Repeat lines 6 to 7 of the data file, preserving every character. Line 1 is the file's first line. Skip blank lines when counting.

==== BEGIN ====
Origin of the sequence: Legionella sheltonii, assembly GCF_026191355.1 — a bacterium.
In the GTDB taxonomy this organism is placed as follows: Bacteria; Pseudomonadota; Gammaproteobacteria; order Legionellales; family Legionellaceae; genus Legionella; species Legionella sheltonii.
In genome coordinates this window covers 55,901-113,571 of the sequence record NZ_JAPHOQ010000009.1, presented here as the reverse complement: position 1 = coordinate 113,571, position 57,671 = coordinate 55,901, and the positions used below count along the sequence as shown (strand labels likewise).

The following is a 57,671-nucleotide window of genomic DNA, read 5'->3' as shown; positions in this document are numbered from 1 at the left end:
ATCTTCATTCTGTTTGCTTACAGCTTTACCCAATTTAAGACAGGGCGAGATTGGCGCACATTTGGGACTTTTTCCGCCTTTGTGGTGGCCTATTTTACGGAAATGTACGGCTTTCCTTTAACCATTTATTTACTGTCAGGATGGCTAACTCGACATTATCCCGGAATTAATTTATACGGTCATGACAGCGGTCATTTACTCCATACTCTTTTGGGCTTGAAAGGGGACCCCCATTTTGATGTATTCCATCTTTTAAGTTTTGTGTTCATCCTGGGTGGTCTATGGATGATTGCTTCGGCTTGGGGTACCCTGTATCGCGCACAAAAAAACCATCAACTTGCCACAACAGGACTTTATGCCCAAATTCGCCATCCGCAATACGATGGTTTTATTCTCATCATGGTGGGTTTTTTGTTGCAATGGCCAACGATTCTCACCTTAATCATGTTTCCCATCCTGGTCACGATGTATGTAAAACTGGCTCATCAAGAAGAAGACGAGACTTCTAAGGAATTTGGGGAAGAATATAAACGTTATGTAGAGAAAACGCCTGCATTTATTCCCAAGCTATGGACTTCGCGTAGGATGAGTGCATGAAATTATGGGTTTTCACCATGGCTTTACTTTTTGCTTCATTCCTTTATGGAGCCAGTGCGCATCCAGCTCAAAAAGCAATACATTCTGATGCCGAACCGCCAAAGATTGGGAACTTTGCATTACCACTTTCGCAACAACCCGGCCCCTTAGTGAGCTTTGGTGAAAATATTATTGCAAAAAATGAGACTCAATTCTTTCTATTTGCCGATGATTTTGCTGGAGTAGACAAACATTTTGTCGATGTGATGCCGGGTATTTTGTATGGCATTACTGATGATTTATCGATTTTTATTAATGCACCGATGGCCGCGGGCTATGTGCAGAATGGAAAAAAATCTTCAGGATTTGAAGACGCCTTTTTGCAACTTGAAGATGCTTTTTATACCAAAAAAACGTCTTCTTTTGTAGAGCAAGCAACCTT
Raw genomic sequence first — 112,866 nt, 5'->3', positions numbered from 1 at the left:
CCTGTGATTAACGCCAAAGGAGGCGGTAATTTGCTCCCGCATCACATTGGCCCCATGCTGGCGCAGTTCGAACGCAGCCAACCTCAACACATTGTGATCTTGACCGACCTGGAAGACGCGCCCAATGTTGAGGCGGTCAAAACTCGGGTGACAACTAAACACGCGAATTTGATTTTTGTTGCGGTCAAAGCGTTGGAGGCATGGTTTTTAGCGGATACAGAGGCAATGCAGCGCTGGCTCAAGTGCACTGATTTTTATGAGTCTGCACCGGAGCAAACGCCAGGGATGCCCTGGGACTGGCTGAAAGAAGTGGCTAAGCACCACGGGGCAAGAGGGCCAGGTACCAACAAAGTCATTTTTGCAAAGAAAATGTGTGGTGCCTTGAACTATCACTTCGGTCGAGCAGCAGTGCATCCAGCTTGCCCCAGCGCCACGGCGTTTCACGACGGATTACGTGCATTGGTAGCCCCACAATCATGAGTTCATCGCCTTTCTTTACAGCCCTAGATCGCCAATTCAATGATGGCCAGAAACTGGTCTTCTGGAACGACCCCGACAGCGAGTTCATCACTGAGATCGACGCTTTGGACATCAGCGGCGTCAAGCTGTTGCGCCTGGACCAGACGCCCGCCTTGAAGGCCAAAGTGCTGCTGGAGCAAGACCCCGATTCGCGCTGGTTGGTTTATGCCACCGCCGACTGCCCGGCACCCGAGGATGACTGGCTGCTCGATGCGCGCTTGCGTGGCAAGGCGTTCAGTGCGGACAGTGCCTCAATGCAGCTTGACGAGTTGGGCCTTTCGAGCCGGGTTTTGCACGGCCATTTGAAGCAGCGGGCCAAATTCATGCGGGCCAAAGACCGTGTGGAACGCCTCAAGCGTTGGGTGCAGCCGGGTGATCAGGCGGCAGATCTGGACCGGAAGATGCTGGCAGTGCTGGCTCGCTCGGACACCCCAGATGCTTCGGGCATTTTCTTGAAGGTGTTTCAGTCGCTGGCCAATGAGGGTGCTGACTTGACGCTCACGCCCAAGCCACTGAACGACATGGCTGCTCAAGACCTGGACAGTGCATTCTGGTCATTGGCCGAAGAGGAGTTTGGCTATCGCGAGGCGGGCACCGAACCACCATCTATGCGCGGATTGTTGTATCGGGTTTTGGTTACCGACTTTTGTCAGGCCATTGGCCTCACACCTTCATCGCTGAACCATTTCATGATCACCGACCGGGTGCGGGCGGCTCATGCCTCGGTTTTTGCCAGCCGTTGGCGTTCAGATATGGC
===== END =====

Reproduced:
Raw genomic sequence first — 112,866 nt, 5'->3', positions numbered from 1 at the left:
CCTGTGATTAACGCCAAAGGAGGCGGTAATTTGCTCCCGCATCACATTGGCCCCATGCTGGCGCAGTTCGAACGCAGCCAACCTCAACACATTGTGATCTTGACCGACCTGGAAGACGCGCCCAATGTTGAGGCGGTCAAAACTCGGGTGACAACTAAACACGCGAATTTGATTTTTGTTGCGGTCAAAGCGTTGGAGGCATGGTTTTTAGCGGATACAGAGGCAATGCAGCGCTGGCTCAAGTGCACTGATTTTTATGAGTCTGCACCGGAGCAAACGCCAGGGATGCCCTGGGACTGGCTGAAAGAAGTGGCTAAGCACCACGGGGCAAGAGGGCCAGGTACCAACAAAGTCATTTTTGCAAAGAAAATGTGTGGTGCCTTGAACTATCACTTCGGTCGAGCAGCAGTGCATCCAGCTTGCCCCAGCGCCACGGCGTTTCACGACGGATTACGTGCATTGGTAGCCCCACAATCATGAGTTCATCGCCTTTCTTTACAGCCCTAGATCGCCAATTCAATGATGGCCAGAAACTGGTCTTCTGGAACGACCCCGACAGCGAGTTCATCACTGAGATCGACGCTTTGGACATCAGCGGCGTCAAGCTGTTGCGCCTGGACCAGACGCCCGCCTTGAAGGCCAAAGTGCTGCTGGAGCAAGACCCCGATTCGCGCTGGTTGGTTTATGCCACCGCCGACTGCCCGGCACCCGAGGATGACTGGCTGCTCGATGCGCGCTTGCGTGGCAAGGCGTTCAGTGCGGACAGTGCCTCAATGCAGCTTGACGAGTTGGGCCTTTCGAGCCGGGTTTTGCACGGCCATTTGAAGCAGCGGGCCAAATTCATGCGGGCCAAAGACCGTGTGGAACGCCTCAAGCGTTGGGTGCAGCCGGGTGATCAGGCGGCAGATCTGGACCGGAAGATGCTGGCAGTGCTGGCTCGCTCGGACACCCCAGATGCTTCGGGCATTTTCTTGAAGGTGTTTCAGTCGCTGGCCAATGAGGGTGCTGACTTGACGCTCACGCCCAAGCCACTGAACGACATGGCTGCTCAAGACCTGGACAGTGCATTCTGGTCATTGGCCGAAGAGGAGTTTGGCTATCGCGAGGCGGGCACCGAACCACCATCTATGCGCGGATTGTTGTATCGGGTTTTGGTTACCGACTTTTGTCAGGCCATTGGCCTCACACCTTCATCGCTGAACCATTTCATGATCACCGACCGGGTGCGGGCGGCTCATGCCTCGGTTTTTGCCAGCCGTTGGCGTTCAGATATGGC